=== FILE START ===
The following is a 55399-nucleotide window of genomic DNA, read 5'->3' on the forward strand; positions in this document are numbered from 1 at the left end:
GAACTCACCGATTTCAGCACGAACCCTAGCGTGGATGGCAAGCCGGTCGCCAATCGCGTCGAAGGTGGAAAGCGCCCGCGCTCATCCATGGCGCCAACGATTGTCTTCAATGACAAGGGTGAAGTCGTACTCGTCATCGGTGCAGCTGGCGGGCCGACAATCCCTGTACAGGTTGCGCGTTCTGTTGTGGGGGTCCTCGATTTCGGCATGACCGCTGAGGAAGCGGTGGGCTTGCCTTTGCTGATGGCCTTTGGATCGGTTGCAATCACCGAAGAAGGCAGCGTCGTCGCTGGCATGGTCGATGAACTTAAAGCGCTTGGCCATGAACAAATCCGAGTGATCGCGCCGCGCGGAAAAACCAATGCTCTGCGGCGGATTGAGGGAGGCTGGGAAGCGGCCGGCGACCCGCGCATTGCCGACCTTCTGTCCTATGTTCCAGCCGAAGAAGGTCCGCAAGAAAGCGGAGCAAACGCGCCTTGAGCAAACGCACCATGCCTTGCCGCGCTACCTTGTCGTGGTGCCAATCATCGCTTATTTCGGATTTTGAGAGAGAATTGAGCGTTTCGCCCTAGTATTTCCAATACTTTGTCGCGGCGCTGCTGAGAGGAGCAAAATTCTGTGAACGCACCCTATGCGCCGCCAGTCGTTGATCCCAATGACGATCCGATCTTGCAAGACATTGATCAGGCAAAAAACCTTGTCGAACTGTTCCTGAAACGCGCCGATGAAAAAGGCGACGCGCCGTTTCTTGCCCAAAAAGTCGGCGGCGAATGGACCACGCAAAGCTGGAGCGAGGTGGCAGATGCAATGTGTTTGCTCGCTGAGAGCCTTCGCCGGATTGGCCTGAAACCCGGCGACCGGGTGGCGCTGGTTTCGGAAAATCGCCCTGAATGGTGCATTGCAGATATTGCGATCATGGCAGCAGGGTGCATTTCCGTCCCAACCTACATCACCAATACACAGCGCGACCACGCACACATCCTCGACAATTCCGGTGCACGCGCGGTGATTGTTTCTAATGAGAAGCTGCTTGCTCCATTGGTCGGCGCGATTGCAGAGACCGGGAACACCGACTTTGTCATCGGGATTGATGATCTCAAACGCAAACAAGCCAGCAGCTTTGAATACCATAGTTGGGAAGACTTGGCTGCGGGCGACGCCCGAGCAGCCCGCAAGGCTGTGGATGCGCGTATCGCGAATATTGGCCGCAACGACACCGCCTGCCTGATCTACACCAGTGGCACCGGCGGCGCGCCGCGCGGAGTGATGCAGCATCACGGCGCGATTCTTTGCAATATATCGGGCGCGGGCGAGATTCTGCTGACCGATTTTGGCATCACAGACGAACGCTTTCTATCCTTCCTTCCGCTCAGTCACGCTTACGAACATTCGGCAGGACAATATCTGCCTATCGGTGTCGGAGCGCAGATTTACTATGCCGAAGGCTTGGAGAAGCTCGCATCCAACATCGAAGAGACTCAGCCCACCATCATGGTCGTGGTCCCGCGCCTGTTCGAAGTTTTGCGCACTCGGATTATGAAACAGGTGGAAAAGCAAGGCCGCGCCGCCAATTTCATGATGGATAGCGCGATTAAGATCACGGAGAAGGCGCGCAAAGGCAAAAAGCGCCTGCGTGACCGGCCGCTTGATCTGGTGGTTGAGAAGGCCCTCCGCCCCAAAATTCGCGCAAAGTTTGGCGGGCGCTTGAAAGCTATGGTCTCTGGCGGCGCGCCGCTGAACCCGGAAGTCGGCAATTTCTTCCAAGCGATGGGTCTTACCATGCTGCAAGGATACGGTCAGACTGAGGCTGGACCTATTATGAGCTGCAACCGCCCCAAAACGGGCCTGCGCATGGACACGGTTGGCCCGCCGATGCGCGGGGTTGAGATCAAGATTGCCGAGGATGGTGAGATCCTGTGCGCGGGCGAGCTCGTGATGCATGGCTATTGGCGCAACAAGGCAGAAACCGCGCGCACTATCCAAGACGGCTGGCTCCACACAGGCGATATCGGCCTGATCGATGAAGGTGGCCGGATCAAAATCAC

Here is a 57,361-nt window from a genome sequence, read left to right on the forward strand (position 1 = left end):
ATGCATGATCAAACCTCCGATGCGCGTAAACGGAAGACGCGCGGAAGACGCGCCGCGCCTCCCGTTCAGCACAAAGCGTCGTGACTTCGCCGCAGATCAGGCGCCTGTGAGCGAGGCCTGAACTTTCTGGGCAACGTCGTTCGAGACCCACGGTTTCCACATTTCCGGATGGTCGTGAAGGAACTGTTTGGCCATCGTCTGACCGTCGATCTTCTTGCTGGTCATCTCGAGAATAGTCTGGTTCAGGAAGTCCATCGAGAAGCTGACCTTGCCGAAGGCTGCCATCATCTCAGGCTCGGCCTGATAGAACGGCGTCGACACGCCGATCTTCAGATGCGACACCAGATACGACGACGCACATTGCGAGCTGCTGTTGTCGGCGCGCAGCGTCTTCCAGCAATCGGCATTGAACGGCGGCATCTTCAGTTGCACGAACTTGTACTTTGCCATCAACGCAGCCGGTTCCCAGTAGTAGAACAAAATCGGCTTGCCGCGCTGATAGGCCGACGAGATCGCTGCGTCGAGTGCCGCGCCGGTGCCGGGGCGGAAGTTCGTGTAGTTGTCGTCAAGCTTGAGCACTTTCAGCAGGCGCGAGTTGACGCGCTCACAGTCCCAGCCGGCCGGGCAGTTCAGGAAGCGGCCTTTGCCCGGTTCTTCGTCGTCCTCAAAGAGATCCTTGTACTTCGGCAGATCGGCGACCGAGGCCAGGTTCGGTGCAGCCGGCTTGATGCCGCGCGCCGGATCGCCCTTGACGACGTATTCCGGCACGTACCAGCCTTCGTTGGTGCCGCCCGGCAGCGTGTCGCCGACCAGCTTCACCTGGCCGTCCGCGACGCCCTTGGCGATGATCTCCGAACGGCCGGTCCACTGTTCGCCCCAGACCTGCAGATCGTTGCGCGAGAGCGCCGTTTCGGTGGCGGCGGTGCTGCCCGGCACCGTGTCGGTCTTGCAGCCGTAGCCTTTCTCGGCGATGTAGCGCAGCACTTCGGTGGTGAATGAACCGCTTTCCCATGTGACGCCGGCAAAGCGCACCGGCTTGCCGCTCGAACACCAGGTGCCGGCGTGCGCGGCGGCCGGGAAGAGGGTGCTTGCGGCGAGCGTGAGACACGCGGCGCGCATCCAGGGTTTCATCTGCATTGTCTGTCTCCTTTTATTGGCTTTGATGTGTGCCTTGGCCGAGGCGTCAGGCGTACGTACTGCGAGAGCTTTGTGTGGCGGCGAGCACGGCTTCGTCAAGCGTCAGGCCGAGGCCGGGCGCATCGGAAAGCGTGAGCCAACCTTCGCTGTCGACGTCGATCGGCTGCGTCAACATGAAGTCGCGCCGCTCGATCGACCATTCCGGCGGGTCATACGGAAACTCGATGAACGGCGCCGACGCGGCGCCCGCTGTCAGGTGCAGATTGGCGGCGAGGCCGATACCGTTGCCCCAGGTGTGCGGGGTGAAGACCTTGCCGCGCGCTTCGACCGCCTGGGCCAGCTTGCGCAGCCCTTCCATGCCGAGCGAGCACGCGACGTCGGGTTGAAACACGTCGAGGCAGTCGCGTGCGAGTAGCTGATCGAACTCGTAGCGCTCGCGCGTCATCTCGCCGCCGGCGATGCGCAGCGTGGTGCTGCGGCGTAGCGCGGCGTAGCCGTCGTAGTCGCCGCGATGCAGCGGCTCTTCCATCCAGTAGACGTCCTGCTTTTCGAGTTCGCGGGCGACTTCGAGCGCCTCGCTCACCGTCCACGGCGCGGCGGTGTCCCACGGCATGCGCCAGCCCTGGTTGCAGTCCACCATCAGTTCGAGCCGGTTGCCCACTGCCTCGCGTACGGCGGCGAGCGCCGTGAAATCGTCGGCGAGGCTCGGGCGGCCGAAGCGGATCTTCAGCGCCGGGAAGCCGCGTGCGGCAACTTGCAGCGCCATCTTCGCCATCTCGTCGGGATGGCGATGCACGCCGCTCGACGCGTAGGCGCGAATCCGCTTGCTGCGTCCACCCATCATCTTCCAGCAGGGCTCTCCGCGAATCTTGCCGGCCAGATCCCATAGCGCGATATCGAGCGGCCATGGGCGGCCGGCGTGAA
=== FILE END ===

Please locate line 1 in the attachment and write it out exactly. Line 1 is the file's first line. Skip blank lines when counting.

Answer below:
The following is a 55399-nucleotide window of genomic DNA, read 5'->3' on the forward strand; positions in this document are numbered from 1 at the left end: